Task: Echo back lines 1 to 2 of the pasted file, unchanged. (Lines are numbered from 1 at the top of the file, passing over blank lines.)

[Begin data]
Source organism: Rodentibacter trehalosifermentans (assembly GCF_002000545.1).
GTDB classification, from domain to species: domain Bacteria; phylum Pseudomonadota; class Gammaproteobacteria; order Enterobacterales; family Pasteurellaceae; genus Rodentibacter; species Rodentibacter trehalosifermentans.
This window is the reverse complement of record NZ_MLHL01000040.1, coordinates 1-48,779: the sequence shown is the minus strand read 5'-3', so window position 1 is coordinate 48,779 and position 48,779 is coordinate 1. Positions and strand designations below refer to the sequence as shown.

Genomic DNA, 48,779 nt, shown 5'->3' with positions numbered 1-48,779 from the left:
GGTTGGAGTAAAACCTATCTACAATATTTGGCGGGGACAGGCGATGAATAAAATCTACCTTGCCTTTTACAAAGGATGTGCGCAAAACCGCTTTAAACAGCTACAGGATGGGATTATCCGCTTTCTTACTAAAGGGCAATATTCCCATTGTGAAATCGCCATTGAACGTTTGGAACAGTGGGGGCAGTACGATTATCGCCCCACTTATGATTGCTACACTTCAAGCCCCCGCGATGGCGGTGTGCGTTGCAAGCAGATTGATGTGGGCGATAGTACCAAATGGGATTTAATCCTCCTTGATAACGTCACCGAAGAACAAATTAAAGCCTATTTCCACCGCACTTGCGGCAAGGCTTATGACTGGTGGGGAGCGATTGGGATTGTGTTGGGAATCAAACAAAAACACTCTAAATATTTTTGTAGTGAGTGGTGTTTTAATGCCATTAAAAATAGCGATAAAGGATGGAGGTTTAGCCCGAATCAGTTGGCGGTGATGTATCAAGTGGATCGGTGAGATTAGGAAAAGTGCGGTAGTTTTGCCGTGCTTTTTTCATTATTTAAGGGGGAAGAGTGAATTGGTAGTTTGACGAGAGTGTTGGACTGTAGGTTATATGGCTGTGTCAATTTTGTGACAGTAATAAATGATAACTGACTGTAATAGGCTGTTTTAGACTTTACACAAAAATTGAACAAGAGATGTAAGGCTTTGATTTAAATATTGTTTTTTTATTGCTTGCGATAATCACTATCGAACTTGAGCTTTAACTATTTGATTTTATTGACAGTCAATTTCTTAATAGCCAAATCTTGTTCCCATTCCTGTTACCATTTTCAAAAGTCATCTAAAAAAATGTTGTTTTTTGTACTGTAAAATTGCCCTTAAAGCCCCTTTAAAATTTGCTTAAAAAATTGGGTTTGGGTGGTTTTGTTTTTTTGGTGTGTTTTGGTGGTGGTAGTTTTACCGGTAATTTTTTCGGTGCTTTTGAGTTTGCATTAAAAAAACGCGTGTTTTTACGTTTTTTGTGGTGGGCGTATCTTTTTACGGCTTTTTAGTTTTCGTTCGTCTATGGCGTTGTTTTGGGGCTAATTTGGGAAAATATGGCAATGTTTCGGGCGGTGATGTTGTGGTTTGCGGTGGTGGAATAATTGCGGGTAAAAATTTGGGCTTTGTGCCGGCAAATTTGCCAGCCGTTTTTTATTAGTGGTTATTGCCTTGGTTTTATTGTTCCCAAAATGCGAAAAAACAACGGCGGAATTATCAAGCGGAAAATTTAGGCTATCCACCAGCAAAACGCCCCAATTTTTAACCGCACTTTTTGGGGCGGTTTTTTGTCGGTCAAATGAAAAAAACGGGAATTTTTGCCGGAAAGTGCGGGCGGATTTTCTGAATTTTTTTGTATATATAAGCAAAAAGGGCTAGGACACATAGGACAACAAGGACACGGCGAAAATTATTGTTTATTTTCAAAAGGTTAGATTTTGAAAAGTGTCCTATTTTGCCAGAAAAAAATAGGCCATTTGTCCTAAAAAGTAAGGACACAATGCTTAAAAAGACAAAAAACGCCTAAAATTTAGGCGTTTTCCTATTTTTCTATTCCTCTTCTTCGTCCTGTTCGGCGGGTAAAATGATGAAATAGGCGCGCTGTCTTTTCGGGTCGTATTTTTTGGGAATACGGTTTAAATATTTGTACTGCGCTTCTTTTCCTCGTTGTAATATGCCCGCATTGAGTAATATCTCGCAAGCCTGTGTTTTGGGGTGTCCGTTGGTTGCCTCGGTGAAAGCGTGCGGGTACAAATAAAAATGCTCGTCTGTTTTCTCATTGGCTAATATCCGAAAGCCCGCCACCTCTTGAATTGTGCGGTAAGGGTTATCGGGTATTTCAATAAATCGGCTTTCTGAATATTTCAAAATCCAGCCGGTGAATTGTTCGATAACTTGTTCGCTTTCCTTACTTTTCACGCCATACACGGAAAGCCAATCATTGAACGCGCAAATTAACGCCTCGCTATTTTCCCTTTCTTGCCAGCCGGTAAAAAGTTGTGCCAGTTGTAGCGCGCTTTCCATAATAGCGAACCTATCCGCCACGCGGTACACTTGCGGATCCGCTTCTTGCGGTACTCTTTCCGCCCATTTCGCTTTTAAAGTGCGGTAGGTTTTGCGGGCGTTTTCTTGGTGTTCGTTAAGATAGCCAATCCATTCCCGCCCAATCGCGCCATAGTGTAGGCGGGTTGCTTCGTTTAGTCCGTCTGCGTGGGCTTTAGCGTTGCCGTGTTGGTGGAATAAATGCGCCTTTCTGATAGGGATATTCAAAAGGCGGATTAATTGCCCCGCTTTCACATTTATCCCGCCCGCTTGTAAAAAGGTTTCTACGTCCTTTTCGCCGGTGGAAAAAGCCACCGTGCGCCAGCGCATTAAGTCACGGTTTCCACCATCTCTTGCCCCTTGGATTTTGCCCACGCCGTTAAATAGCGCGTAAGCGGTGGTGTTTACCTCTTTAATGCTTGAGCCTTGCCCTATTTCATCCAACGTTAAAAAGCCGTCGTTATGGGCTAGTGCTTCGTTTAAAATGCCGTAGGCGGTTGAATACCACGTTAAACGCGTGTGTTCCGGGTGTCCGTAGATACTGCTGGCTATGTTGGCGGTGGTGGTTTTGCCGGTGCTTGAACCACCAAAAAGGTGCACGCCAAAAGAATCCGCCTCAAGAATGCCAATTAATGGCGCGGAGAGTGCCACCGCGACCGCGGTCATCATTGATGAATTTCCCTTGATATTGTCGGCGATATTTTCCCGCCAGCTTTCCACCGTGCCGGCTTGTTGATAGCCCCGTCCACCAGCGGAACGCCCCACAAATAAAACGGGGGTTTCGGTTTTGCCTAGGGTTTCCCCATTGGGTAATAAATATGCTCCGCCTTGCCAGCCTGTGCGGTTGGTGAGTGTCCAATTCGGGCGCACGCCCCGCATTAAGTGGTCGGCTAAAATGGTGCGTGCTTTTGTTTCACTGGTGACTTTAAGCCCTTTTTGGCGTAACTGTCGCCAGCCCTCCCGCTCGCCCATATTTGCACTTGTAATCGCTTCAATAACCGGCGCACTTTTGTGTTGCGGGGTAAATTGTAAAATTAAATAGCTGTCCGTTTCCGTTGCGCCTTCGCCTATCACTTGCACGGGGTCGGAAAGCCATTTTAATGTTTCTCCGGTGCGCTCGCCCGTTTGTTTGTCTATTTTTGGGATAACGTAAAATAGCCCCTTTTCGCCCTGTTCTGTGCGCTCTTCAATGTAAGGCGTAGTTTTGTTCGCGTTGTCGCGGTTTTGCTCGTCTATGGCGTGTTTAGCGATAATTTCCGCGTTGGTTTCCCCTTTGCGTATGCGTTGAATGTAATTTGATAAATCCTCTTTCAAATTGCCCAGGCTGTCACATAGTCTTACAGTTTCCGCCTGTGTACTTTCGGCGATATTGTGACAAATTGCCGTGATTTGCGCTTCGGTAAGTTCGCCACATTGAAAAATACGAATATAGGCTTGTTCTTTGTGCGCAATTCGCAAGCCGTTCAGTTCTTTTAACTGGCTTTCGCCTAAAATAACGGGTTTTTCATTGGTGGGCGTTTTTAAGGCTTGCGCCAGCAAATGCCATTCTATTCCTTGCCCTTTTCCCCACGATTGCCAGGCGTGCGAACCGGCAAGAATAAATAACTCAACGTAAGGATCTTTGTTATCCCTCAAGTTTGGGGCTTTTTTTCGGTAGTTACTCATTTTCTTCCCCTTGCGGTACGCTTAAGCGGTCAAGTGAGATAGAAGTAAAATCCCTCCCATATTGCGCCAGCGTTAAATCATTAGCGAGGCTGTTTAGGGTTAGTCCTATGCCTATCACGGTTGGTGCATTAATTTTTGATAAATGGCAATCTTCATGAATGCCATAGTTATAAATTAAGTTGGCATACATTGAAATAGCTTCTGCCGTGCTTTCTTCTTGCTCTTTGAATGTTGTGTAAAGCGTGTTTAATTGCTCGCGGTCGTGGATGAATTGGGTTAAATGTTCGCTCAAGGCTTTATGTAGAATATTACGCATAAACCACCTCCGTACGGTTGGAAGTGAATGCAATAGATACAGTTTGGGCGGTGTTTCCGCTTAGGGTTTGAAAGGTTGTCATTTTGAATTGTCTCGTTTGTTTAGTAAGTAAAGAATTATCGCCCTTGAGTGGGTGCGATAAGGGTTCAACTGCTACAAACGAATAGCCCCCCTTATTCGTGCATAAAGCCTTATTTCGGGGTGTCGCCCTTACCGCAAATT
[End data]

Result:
Source organism: Rodentibacter trehalosifermentans (assembly GCF_002000545.1).
GTDB classification, from domain to species: domain Bacteria; phylum Pseudomonadota; class Gammaproteobacteria; order Enterobacterales; family Pasteurellaceae; genus Rodentibacter; species Rodentibacter trehalosifermentans.